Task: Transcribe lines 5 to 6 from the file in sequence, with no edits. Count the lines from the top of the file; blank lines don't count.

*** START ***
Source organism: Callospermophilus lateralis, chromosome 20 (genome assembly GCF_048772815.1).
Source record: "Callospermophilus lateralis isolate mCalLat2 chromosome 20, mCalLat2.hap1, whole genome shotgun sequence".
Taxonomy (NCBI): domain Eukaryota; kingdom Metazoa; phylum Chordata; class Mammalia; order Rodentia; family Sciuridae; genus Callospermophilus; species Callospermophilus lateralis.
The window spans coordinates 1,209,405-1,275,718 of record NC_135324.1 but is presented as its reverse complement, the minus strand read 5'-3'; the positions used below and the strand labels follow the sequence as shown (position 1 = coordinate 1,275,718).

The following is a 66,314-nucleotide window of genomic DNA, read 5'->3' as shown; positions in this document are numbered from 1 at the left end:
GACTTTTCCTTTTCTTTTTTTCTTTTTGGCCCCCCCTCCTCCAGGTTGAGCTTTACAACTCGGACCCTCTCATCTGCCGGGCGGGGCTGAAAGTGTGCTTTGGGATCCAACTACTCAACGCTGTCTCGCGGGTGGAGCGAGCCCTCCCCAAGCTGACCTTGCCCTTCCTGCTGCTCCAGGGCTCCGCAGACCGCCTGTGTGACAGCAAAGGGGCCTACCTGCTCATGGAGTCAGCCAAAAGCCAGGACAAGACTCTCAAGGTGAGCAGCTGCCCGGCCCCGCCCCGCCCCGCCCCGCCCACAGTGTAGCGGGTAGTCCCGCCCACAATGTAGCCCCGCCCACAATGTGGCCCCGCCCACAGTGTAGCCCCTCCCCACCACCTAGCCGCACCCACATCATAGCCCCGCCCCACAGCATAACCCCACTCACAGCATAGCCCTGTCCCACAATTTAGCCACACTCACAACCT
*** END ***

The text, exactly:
The following is a 66,314-nucleotide window of genomic DNA, read 5'->3' as shown; positions in this document are numbered from 1 at the left end:
GACTTTTCCTTTTCTTTTTTTCTTTTTGGCCCCCCCTCCTCCAGGTTGAGCTTTACAACTCGGACCCTCTCATCTGCCGGGCGGGGCTGAAAGTGTGCTTTGGGATCCAACTACTCAACGCTGTCTCGCGGGTGGAGCGAGCCCTCCCCAAGCTGACCTTGCCCTTCCTGCTGCTCCAGGGCTCCGCAGACCGCCTGTGTGACAGCAAAGGGGCCTACCTGCTCATGGAGTCAGCCAAAAGCCAGGACAAGACTCTCAAGGTGAGCAGCTGCCCGGCCCCGCCCCGCCCCGCCCCGCCCACAGTGTAGCGGGTAGTCCCGCCCACAATGTAGCCCCGCCCACAATGTGGCCCCGCCCACAGTGTAGCCCCTCCCCACCACCTAGCCGCACCCACATCATAGCCCCGCCCCACAGCATAACCCCACTCACAGCATAGCCCTGTCCCACAATTTAGCCACACTCACAACCT